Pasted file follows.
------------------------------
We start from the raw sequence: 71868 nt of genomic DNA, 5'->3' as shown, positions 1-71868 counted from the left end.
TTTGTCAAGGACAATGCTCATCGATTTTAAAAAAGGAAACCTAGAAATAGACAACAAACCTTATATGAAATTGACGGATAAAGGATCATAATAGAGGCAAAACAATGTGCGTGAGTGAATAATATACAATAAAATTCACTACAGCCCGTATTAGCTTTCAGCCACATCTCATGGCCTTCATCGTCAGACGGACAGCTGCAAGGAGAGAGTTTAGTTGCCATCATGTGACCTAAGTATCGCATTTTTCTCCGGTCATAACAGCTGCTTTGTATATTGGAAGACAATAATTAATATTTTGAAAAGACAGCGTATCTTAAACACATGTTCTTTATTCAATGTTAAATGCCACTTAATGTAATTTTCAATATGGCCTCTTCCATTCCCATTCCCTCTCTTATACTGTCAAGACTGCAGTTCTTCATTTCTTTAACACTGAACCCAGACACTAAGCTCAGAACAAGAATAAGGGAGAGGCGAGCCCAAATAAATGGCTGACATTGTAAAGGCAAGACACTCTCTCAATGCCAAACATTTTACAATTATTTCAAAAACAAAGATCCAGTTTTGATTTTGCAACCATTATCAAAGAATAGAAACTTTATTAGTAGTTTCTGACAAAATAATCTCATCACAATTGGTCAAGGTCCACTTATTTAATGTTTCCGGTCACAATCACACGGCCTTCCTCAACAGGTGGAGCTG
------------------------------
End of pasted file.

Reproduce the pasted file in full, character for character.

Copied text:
We start from the raw sequence: 71868 nt of genomic DNA, 5'->3' as shown, positions 1-71868 counted from the left end.
TTTGTCAAGGACAATGCTCATCGATTTTAAAAAAGGAAACCTAGAAATAGACAACAAACCTTATATGAAATTGACGGATAAAGGATCATAATAGAGGCAAAACAATGTGCGTGAGTGAATAATATACAATAAAATTCACTACAGCCCGTATTAGCTTTCAGCCACATCTCATGGCCTTCATCGTCAGACGGACAGCTGCAAGGAGAGAGTTTAGTTGCCATCATGTGACCTAAGTATCGCATTTTTCTCCGGTCATAACAGCTGCTTTGTATATTGGAAGACAATAATTAATATTTTGAAAAGACAGCGTATCTTAAACACATGTTCTTTATTCAATGTTAAATGCCACTTAATGTAATTTTCAATATGGCCTCTTCCATTCCCATTCCCTCTCTTATACTGTCAAGACTGCAGTTCTTCATTTCTTTAACACTGAACCCAGACACTAAGCTCAGAACAAGAATAAGGGAGAGGCGAGCCCAAATAAATGGCTGACATTGTAAAGGCAAGACACTCTCTCAATGCCAAACATTTTACAATTATTTCAAAAACAAAGATCCAGTTTTGATTTTGCAACCATTATCAAAGAATAGAAACTTTATTAGTAGTTTCTGACAAAATAATCTCATCACAATTGGTCAAGGTCCACTTATTTAATGTTTCCGGTCACAATCACACGGCCTTCCTCAACAGGTGGAGCTG